Youth arrested in 2008 are still giving attendance at police stations, part of the torture that began in the lock-up nine years ago
By Nusrat Sidiq
Srinagar: It has been nine years now that five youth of Srinagar have suffered a slow attrition of their lives at police stations and jails and courts. First arrested during the 2008 Amarnath land transfer protests, these young men have since been making the rounds of police stations where they have been locked up, tortured and humiliated, one of them even shot at with bullets in his leg. They continue to report to police stations whenever there is a strike call or agitation, even though courts have acquitted four of them of all the charges registered against them in 2008.
Dilawar Ahmed Khan, 30, is a mason who goes every Friday not to the mosque but to the Waniyar police post. He has been doing so for the past nine years, taking a day off from work to give haaziri, attendance, at the police station. “It has been hell since I was wrongly booked for stone-pelting,” he said. “I have to remain in the police station for the entire day whenever there is a strike call or street protest.”
Khan was tortured at this same police station and shot at with bullets in his leg when he was arrested in 2008. “I was coming home from work when I came across an anti-India procession at Noorbagh. A police jeep came and everyone started running. I also began to run but two policemen chased me right up to my home and barged into my house. I hid upstairs but they took away my brother Mukhtar Ahmed. They kept him under custody for 10 days. Then they called me to the police post at Waniyar saying they would release my brother only if I surrendered for arrest. On the night I went there, at 2pm I was tortured brutally. I was handcuffed and they tied a rope to my legs, then dragged me outside and suddenly fired two shots at my left leg. After that they called my family. My family took me to Barzulla hospital where I was bedridden for 20 days. But the fear of police was such that I went to the police station even with a plaster on my leg,” Dilawar Khan told Kashmir Reader.
Khan was kept at Waniyar police post for 26 days after he was discharged from hospital, he said. After he was released, he was asked to report to the police station every Friday and whenever there was a strike call.
Mohammad Shafi Bhat and his cousin Javid Ahmed Bhat, now aged 38 and 27, respectively, are both Pashmina weavers and residents of Zoonimar in Soura. They were detained at Waniyar police post for a month after they were arrested in the summer of 2008. Bhat told Reader that he was severely beaten by 20 policemen on July 17 at the station.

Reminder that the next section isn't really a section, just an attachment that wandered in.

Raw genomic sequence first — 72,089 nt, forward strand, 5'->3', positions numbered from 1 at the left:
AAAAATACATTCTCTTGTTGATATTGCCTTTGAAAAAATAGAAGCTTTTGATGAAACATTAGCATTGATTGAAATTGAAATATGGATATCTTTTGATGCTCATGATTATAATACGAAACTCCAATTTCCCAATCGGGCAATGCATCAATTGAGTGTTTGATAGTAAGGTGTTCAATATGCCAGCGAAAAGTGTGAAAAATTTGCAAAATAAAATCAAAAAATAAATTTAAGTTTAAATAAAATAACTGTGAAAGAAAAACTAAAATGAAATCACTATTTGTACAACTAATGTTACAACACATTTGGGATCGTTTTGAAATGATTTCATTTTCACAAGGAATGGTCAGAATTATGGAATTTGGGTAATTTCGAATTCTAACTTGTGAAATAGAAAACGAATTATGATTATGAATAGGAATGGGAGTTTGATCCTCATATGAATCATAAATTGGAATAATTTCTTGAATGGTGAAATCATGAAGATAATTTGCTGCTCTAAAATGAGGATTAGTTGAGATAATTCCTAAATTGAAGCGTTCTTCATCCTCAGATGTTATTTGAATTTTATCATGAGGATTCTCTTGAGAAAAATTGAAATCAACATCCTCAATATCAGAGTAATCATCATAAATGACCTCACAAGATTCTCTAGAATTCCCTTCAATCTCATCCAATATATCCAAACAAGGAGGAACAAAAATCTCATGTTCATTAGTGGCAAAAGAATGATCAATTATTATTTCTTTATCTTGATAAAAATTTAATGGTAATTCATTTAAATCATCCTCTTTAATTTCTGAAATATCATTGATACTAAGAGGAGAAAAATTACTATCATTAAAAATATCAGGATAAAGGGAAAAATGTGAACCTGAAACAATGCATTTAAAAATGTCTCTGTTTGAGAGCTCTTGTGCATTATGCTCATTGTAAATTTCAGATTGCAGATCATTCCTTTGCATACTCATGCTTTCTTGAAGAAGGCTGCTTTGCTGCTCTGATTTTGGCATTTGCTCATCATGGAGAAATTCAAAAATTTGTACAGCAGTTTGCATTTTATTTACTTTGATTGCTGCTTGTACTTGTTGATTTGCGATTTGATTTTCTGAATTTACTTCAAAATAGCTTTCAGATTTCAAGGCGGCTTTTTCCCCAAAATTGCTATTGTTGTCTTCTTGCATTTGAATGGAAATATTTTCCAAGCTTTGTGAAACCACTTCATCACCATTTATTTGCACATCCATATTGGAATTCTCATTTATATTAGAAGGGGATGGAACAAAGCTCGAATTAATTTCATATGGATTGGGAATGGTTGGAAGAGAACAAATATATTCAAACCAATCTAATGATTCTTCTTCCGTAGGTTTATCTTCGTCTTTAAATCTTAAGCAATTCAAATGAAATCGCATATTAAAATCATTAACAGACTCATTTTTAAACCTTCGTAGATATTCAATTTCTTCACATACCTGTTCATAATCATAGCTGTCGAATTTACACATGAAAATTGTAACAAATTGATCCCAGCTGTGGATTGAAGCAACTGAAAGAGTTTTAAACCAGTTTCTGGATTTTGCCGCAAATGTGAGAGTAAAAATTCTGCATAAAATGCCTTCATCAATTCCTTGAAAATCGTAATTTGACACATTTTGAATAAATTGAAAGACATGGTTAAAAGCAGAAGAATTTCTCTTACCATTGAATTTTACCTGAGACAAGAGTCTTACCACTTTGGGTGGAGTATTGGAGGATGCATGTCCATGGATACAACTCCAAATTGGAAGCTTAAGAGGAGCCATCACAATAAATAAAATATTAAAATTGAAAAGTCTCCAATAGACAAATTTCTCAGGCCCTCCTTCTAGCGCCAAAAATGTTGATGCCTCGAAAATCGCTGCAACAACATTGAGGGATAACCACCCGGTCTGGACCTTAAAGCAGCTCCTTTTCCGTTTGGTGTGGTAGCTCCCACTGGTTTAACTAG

“That night, 20 policemen pounced on me and beat me with canes. It fractured my right leg and right hand. I sustained injuries to my head also. I wore a plaster on my leg and hand for two months, but I was asked to come to the police station whenever there was a strike call or any disturbance. For nine years I have been continuously suffering. The same thing happened with my cousin brother,” Shafi Bhat said.
Another resident of Noorbagh, Mehraj-ud-din Lone, 30, was arrested in 2008 and slapped with PSA (Public Safety Act). Though the PSA case was quashed by the High Court in 2009, he kept being detained at various police stations in Srinagar and at Central jails in both Srinagar and Jammu. Lone was taken into custody after his father Ghulam Mohammad Lone and his brother Mohammad Amin Lone were arrested and kept in police custody for ten days. They were released when Mehraj-ud-Din surrendered at Noorbagh police station. Since then, according to him, he has been detained at Noorbagh police station for 20 days, at Safakadal police station for 25 days, at Maharajgunj police station for 15 days, at Central Jail Srinagar for 20 days, at Kot Balwal jail in Jammu for 10 months, and then again at Safakadal police station for 10 days.
“I have been through a lot of pain in these nine years, but this pain is nothing compared to what I felt when my brother Mohammad Hanif Lone, who was associated with Al-Umar tanzeem, was killed on January 29, 1998, by government forces. The harassment and torture at the hands of police is usual for me now. I am used to it,” Lone said.
The same sense of resignation was expressed by Mohammad Rafiq Bhat of Noorbagh, a mechanic by profession who was booked on charges of stone-pelting in 2008. He said he had to go to the Noorbagh police station for haaziri every week even after the court gave him bail.
When asked about the practice of calling even acquitted persons for attendance at police stations, Mudasir Ahmed, the SHO of Nowhatta police station, said, “Yes, we sometimes call up the people who have been associated with stone-pelting or any other criminal activity. We call up only those persons who have FIRs registered against them. Those persons whose cases have been disposed of are no longer called up.”